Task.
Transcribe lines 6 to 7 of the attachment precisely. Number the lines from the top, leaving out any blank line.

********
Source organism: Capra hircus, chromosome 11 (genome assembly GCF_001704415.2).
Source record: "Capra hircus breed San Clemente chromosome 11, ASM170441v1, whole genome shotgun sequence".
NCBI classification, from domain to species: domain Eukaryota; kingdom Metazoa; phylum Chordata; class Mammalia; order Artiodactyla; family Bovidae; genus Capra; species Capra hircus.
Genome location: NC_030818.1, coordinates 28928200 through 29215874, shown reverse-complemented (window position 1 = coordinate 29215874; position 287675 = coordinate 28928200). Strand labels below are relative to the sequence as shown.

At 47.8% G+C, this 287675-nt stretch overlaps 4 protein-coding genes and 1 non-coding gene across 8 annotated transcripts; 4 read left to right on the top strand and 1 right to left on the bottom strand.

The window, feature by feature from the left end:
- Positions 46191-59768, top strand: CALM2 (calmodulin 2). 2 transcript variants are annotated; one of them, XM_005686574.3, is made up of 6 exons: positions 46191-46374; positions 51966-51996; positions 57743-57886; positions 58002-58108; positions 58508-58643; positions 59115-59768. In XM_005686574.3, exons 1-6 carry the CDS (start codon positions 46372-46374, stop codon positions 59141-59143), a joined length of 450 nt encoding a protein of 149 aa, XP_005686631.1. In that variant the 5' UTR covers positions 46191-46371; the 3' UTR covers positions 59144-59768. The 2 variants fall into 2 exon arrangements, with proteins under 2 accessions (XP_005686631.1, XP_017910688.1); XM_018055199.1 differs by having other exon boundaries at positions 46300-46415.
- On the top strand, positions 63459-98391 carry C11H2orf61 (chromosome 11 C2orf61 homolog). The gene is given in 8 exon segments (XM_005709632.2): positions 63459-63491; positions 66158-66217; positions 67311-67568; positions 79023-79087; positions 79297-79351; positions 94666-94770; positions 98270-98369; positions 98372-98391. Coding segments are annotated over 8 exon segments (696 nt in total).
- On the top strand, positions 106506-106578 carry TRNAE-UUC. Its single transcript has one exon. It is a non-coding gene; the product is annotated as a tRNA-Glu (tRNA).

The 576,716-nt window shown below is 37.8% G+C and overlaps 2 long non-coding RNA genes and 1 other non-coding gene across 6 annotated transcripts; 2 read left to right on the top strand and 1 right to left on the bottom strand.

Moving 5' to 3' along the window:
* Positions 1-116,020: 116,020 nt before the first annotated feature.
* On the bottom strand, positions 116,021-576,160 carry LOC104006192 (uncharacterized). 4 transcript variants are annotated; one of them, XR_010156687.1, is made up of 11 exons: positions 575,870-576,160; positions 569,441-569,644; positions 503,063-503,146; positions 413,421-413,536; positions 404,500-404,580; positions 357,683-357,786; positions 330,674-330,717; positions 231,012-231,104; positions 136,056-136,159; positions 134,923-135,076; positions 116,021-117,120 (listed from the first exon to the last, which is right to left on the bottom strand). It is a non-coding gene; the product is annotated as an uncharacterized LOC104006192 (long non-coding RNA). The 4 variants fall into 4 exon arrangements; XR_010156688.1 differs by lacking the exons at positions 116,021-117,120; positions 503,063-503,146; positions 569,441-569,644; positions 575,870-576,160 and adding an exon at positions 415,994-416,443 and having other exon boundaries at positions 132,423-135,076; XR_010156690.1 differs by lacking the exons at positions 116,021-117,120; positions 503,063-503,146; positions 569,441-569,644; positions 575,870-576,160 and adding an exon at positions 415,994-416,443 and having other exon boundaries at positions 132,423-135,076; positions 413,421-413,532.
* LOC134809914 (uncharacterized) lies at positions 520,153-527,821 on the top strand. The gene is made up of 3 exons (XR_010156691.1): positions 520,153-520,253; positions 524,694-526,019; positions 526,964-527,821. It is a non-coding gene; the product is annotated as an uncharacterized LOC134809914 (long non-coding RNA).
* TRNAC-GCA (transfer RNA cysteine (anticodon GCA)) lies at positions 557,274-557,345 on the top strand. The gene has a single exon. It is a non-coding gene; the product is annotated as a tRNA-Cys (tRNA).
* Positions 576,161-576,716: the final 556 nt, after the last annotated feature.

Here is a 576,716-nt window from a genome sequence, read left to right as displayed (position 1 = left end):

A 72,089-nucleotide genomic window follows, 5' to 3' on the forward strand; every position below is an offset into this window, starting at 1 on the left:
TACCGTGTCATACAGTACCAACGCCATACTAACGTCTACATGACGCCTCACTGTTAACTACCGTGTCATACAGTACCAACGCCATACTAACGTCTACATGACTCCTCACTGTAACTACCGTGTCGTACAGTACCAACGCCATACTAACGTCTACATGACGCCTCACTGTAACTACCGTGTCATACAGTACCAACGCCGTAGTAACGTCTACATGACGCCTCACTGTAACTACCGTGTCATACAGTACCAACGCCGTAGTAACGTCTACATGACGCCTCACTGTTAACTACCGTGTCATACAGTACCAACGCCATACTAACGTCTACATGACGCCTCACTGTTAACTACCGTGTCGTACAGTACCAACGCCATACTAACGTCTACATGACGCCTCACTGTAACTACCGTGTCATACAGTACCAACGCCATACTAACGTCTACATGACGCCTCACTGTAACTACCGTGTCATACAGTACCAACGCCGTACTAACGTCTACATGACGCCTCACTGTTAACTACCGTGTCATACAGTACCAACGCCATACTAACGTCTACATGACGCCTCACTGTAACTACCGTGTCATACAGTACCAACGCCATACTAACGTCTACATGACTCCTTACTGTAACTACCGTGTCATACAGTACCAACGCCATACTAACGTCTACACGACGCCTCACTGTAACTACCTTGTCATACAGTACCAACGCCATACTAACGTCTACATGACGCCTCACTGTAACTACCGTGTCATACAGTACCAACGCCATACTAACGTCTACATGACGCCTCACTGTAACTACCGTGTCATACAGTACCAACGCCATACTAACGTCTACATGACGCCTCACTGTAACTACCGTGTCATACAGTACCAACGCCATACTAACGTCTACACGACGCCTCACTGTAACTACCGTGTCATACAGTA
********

The window, feature by feature from the left end:
- Positions 46191-59768, top strand: CALM2 (calmodulin 2). 2 transcript variants are annotated; one of them, XM_005686574.3, is made up of 6 exons: positions 46191-46374; positions 51966-51996; positions 57743-57886; positions 58002-58108; positions 58508-58643; positions 59115-59768. In XM_005686574.3, exons 1-6 carry the CDS (start codon positions 46372-46374, stop codon positions 59141-59143), a joined length of 450 nt encoding a protein of 149 aa, XP_005686631.1. In that variant the 5' UTR covers positions 46191-46371; the 3' UTR covers positions 59144-59768. The 2 variants fall into 2 exon arrangements, with proteins under 2 accessions (XP_005686631.1, XP_017910688.1); XM_018055199.1 differs by having other exon boundaries at positions 46300-46415.